- Cloth diapers cost less money than disposable diapers in the long run. You will have a larger initial investment, but you won’t have to keep buying diapers just to throw them away. There is an additional cost because you must launder cloth diapers, but you can choose options like air drying to save extra money.
- Don’t forget: cloth diapers are reusable. You can even reuse them with other babies. Save them for future siblings or sell them to another new parent to get even more bang for your buck.
- Since they’re reusable, they’re eco-friendly. You can choose a sustainable cloth option for an even “greener” choice and air dry them to use less electricity.
- Some babies have allergic reactions or skin irritations due to the materials in disposable diapers. Cloth diapers can be a good option for babies with sensitive skin.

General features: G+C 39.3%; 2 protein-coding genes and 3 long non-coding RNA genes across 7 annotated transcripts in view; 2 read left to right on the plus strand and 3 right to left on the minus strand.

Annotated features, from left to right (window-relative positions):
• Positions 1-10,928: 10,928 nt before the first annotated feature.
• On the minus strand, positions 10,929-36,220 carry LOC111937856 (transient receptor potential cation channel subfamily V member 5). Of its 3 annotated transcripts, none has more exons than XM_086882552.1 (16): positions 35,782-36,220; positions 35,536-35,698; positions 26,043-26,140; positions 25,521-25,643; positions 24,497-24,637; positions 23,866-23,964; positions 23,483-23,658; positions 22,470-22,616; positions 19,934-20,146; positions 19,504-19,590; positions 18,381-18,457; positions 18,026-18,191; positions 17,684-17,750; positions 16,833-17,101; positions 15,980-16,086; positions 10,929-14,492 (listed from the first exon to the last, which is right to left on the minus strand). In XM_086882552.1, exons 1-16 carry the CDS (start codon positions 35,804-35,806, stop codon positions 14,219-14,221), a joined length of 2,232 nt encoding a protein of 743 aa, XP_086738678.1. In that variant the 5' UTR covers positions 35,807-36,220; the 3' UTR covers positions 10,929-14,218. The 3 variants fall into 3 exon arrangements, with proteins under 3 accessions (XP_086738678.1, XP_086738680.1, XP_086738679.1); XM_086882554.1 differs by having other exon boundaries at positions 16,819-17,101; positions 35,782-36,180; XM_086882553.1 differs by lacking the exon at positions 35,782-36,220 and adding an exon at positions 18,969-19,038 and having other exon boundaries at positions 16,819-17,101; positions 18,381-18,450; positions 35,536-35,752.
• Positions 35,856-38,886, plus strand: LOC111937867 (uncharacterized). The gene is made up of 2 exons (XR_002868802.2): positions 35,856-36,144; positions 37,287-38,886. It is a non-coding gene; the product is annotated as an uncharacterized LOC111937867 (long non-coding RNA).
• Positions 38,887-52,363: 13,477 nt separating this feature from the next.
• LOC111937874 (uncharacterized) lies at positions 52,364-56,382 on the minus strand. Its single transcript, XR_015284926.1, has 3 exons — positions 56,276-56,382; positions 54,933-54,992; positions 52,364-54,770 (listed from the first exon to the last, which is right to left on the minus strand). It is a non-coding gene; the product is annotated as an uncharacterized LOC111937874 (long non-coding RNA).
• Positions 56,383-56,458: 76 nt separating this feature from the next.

- You might find that your child potty trains faster with cloth diapers. Since they stay a little wetter, some babies learn to get out of them sooner.
Cons of Cloth Diapers
- Cloth diapers take a lot of time and effort. You may do about three extra loads of laundry per week. And the cleanup can be messy.
- The cleanup also requires electricity, detergent, and hot water…which costs money.
- Cloth diapers are less absorbent than most disposable diapers, so you’ll do more diaper changes. And if you don’t change often enough, it can lead to diaper rash.
- If you use cloth diapers when you’re away from home, you’ll have to carry dirty diapers back home for cleaning. (For this reason, some parents use disposables on the road and cloth at home.)
- Unfortunately, you can’t use most ointments and creams with cloth diapers. But some babies have less irritation anyway with cloth diapers, so it might not be a problem.
Choosing Cloth or Disposable Diapers
Consider cost, convenience, and lifestyle when choosing cloth or disposable diapers. There are several pros and cons to both diaper options, so rest assured that doing what works best for your family is the best choice for your baby.